By TIM SHUFELT
Thursday, November 9, 2017
You can certainly call it a comeback.
After spending most of the year sitting out a near-universal stock market extravaganza, Canadian equities have stormed back with a decent year's worth of index gains packed into the past two months.
The S&P/TSX composite index recently reached record territory for the first time since last February, largely the result of bank and energy sector gains. Keeping the drive alive, meanwhile, likely depends on beaten-down materials stocks conforming to the uptrend.
"The materials sector remains a sleeping giant within the TSX as it continues to broadly underperform the strengthening commodity price environment," Brian Belski, chief investment strategist at BMO Nesbitt Burns, said in a recent note to clients.
Unless mining stocks start to price in some of the recent gains in metals benchmarks, the Canadian equity malaise could quickly return.
The latest reversal in Canadian stocks, which pushed the index to a 7-per-cent gain over two months, was, as ever, a story of three sectors - financials, energy and materials, which together account for twothirds of the index's value.
All year, financials have formed the index's base, rarely wavering in its support. The oil and gas sector represented the swing vote, tilting the index back to the upside starting in early September. And materials have spent the year spoiling the ballot, so to speak.
Of the index's 10 worst laggards this year, which takes into account share price movement and relative market capitalization, nine are mining stocks. That has occurred despite a strong backdrop for base metals and precious metals alike. Copper prices have risen by 23 per cent since the end of 2016, in large part as a result of an improvement in Chinese import growth. Gold futures, meanwhile, have risen by 10 per cent so far this year. Canadian producers have been hurt by the surge in the value of the loonie against the U.S. dollar, but even in Canadian dollar terms, gold is up by 5 per cent.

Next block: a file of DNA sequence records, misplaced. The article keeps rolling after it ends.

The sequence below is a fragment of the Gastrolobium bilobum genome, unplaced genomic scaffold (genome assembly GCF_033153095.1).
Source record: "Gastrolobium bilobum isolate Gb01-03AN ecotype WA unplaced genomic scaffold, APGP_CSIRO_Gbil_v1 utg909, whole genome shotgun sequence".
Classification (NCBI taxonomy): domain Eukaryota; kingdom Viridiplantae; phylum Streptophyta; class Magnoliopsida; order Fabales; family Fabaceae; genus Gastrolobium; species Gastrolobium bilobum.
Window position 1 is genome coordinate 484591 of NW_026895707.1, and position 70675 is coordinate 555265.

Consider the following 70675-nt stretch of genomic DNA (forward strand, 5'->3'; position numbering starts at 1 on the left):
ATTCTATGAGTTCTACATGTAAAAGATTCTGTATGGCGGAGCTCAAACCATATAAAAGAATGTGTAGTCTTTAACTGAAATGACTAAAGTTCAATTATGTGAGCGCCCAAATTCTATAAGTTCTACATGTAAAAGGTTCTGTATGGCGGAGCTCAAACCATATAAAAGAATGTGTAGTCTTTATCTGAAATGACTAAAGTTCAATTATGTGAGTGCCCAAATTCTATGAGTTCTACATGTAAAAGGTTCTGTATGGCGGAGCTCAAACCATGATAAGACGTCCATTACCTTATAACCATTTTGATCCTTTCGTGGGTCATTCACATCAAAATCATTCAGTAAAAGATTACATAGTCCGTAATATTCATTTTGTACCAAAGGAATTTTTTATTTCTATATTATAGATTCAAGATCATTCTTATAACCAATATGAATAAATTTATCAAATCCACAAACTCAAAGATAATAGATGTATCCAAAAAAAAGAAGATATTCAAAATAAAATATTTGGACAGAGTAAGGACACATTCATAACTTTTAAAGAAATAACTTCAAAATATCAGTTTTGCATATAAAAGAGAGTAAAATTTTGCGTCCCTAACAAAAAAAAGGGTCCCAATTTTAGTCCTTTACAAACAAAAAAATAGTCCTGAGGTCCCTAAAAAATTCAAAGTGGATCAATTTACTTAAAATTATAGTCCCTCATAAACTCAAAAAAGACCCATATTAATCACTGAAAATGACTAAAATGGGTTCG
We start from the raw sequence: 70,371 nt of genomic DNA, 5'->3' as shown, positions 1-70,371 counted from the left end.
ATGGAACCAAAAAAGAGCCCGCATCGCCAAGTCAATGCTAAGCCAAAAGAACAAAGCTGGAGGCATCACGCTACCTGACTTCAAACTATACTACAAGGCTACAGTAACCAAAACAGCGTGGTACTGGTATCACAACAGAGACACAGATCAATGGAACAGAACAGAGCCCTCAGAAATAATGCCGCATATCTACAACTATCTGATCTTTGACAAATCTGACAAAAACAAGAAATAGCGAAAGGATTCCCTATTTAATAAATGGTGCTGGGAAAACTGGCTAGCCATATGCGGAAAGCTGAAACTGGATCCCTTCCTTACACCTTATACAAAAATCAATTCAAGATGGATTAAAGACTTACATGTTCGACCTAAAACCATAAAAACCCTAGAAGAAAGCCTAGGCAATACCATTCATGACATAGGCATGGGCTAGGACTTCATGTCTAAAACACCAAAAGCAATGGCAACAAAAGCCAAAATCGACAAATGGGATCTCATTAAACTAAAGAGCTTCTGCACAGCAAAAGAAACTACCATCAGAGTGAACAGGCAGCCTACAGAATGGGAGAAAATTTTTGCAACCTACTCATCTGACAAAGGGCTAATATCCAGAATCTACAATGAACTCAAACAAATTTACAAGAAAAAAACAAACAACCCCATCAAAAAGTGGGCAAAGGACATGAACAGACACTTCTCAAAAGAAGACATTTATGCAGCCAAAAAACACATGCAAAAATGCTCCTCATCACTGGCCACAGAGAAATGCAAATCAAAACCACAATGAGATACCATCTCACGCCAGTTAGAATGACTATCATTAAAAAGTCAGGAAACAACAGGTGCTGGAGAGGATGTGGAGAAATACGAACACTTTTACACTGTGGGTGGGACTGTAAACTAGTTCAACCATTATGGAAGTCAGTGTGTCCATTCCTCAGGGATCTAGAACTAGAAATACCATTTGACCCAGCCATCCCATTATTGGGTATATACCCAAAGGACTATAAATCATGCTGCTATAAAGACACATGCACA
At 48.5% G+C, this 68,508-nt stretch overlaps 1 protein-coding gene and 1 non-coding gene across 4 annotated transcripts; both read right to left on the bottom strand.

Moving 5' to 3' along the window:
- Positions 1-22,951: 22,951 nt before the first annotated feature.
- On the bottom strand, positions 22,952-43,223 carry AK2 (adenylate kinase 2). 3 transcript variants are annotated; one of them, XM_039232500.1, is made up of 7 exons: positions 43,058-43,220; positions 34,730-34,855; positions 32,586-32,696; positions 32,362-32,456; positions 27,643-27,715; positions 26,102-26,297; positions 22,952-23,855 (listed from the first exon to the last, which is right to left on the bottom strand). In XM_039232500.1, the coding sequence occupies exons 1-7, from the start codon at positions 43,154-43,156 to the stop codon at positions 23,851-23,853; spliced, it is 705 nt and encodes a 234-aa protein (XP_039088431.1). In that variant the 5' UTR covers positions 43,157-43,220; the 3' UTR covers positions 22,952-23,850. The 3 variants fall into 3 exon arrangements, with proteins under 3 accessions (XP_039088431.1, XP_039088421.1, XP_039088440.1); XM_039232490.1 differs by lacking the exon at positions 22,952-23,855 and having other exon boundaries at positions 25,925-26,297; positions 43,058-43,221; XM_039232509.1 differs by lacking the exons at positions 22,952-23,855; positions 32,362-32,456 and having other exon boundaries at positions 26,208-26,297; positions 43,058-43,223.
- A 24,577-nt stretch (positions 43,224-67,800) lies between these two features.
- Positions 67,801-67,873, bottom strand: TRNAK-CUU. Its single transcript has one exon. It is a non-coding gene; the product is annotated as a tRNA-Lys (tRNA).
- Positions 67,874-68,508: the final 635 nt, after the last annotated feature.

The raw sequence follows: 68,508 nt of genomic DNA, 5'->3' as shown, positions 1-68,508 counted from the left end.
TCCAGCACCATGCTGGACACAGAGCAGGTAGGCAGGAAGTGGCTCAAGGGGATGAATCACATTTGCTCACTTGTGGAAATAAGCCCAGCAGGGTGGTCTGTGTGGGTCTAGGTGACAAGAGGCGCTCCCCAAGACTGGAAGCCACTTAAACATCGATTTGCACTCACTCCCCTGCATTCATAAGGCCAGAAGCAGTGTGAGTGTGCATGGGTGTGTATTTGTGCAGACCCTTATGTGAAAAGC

The metals and mining industry, on the other hand, has posted equity gains within the index of just 2.4 per cent this year.
"As such, we believe the materials sector is set to outperform over the near term as stocks catch up to the improved global outlook," Mr. Belski said.
Up until a couple of months ago, the energy sector was in a similar pattern, with stocks diverging from energy prices.
As U.S. crude oil rose from about $42.50 (U.S.) in early June to higher than the $56 mark for the first time in 21/2 years, Canadian oil and gas stocks failed to keep pace. The sector was barely higher than 18-month lows up to early September.
But lately, energy stocks have narrowed that gap, even as the supply side of the global market for crude oil remains very much in flux.
The oil and gas sector within the S&P/TSX composite index has risen by 10 per cent over the past two months, matching the gain posted by Canadian financials. Canada's energy giants have provided much of the fuel for the domestic equity rally, with Suncor Energy Inc., Canadian Natural Resources Ltd. and Cenovus Energy Inc. all ranking among the top 10 index movers over that time.
The other big movers rounding out the top 10 include each of the Big Five banks, as well as two other financials stocks - Manulife Financial Corp. and Brookfield Asset Management Inc.
But without the mining sector pitching in, the banks can likely only sustain the index for so long.
"If investors are unwilling to embrace deep cyclicals, i.e. energy and materials, despite global growth synchronization and steadily rising commodity prices, the S&P/TSX may hit an air pocket sooner rather than later," Martin Roberge, Canaccord Genuity's head of North American portfolio strategy, said in a recent report.
The long run in Canadian banks has pushed up valuations to the extent that foreign financials stocks are now priced much more attractively, said Stephen Lingard, senior vice-president at Franklin Templeton Multi-Asset Solutions.
"If you're bullish on global growth and interest rates going up, I think you get more of a [re-evaluation of] financials in other markets," Mr. Lingard said. "Frankly, we can buy financials in Europe, the U.S., Japan and most emerging markets at half the price-to-book value."
Plus, the domestic economic forces that have driven bank earnings for years may soon be tested, said Craig Fehr, an investment strategist at Edward Jones.
"You combine high debt levels with very modest wage gains, it reduces the capacity for consumers to increase spending."